FLC208, A Common Sense, and Therefore a Libertarian, View of Super Injunctions, Sean Gabb, 234rd May 2011


Though everyone else has been discussing the matter for weeks, I feel obliged, as Director of the Libertarian Alliance, to make some comment, however brief, on the universal injunctions that the English courts have recently taken to granting. Since the Libertarian Alliance is a corporate body, I am obliged to respect court orders. I will, therefore, not name the prominent footballer who is at the centre of the current scandal. But I am allowed to give my opinion of the nature of these orders.

via FLC208, A Commn Sense, and Therefore a Libertarian, View of Super Injunctions, Sean Gabb, 234rd May 2011.

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13 responses to “FLC208, A Common Sense, and Therefore a Libertarian, View of Super Injunctions, Sean Gabb, 234rd May 2011

  1. Sean,

    Here is my hardcore view.

    Yesterday the Sunday Herald’s website was “unobtainable”, not that I didn’t know about he who must not be mentioned. When I went for my lunchtime beverage I was given a free copy of the Herald when an acquaintance left the premises. Just as well that the bar is in Scotland!

  2. Well of course there is not and cannot be such a thing as a right to privacy, in the manner meant here. Everyone has a natural right to take whatever measures are appropriate to guard their privacy as best they can, but there cannot be a right to it. It would mean that gossip would be illegal, and thus all speech regarding other persons.

    You could say, “the State may ban the discussion of some particular private matter”, but then the absurdity becomes complete; because to do so the State would have to notify every citizen as to what the private matter is, thus creating 100% awareness of the very matter it is trying to suppress. It would have to say, “you may not tell anyone that Ian B stole the tuck shop money”, thus ensuring that everybody would know that Ian B stole the tuck shop money. FAIL.

  3. David, I am inclined to agree with you. I don’t like any libel laws, but am willing in practice to put up with certain kinds of libel law.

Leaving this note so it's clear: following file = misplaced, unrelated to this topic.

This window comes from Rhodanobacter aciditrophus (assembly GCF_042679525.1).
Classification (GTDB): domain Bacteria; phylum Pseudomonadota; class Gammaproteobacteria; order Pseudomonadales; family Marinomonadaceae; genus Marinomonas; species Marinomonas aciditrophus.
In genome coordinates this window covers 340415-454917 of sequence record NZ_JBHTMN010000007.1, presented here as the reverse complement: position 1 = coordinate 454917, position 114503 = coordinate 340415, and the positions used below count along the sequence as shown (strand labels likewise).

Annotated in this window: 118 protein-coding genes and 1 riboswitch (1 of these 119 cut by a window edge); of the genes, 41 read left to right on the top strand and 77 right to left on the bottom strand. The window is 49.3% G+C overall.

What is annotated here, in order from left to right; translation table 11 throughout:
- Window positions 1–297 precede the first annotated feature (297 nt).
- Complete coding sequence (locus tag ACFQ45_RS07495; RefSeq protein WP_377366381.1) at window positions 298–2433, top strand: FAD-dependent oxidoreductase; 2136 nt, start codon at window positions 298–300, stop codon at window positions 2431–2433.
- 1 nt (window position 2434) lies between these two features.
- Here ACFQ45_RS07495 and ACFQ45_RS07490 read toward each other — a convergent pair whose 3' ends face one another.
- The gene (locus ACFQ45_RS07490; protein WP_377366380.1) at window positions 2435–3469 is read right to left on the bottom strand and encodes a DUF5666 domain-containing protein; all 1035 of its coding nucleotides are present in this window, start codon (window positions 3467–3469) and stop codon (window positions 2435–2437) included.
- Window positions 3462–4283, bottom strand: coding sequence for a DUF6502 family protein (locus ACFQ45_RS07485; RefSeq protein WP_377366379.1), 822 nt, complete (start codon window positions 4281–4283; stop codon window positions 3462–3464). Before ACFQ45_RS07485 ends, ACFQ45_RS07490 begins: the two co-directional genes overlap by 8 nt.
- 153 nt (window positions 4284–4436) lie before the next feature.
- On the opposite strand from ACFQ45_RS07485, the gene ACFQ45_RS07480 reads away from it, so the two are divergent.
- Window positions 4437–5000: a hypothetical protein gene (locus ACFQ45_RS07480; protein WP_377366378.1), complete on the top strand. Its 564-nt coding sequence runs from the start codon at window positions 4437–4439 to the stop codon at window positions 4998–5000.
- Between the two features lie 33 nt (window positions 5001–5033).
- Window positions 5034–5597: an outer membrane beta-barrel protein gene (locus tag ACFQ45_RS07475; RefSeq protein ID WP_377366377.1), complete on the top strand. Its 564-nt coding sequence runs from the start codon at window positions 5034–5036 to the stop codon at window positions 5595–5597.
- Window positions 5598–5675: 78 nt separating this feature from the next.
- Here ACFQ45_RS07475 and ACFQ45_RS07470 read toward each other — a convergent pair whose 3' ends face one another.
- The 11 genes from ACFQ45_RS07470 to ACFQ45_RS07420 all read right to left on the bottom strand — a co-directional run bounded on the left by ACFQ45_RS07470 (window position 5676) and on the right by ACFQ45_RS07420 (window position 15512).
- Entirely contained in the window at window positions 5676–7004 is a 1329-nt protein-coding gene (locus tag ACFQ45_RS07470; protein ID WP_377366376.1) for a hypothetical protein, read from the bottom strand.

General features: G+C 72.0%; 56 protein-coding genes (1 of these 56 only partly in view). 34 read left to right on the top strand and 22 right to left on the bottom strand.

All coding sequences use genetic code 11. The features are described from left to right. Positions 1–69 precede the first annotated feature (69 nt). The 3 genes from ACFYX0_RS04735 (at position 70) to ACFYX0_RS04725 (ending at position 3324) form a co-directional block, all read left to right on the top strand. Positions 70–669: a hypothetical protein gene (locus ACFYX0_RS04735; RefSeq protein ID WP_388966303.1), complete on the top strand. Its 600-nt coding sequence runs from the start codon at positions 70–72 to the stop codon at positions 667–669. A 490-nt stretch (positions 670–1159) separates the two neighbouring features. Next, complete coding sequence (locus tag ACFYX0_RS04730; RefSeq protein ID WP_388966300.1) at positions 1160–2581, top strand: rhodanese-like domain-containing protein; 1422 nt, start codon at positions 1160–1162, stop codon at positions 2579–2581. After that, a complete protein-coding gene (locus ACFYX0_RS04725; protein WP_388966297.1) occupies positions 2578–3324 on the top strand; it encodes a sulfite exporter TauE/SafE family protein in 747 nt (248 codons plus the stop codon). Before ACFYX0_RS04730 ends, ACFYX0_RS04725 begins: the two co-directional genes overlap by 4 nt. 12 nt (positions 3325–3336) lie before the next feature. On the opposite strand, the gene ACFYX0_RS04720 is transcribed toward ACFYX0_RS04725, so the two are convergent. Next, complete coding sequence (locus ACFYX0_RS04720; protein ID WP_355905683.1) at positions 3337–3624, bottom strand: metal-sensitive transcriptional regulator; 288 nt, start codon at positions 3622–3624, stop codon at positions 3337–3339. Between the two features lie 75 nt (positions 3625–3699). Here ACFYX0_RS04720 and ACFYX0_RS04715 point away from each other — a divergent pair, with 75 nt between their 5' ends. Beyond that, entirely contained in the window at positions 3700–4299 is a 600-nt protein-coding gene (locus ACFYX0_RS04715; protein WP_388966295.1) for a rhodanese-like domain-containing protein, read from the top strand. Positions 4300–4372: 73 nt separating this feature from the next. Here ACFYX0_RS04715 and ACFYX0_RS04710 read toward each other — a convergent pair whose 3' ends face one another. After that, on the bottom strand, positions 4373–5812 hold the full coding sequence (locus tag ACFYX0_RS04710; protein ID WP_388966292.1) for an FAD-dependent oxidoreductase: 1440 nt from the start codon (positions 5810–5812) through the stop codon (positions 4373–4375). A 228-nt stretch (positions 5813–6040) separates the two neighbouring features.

As for the footaballer, I’ve probably never heard his name in any event. I only hope that his name now becomes a term of infamy, and that whatever he was trying to cover up is more widely discussed than if he’d never opened his chequebook. None of the English newspapers has so far discovered a spine, but I may have a look later on at the American or French papers. Or I may not.

    Ian, I think we do broadly agree – though I suspect you are also against any libel laws whatever.

  4. I’ve just looked his name up. As I expected, I’d never heard of him. Serves him right that I now have. I hope he gets a good roasting from the crowd next time he steps out to play football.

  5. On libel laws, hmm. I dunno. I think there’s a decent argument that some kind of legal action ought to be possible if you are spreading malicious lies about me stealing the tuck shop money, but I’ve not got a settled opinion on what sort of framework is best for that.

  6. The chap who gave me the Herald yesterday told me that he’d once been a security guard at the Court of Session. His job training consisted of being given this instruction:

    “If you see a bloke in a red cloak you run out and stop the traffic.”

  7. All these superinjunctions seem to be about sex. Specifically, that which is had between individuals that are, by broad agreement, not supposed to have it with each other but with somebody else.

    Perhaps the problem is that socialism has deliberately so degraded Public Taste and morals that masses of people are orgasmically interested in who is (not supposed to be) having sex with whom?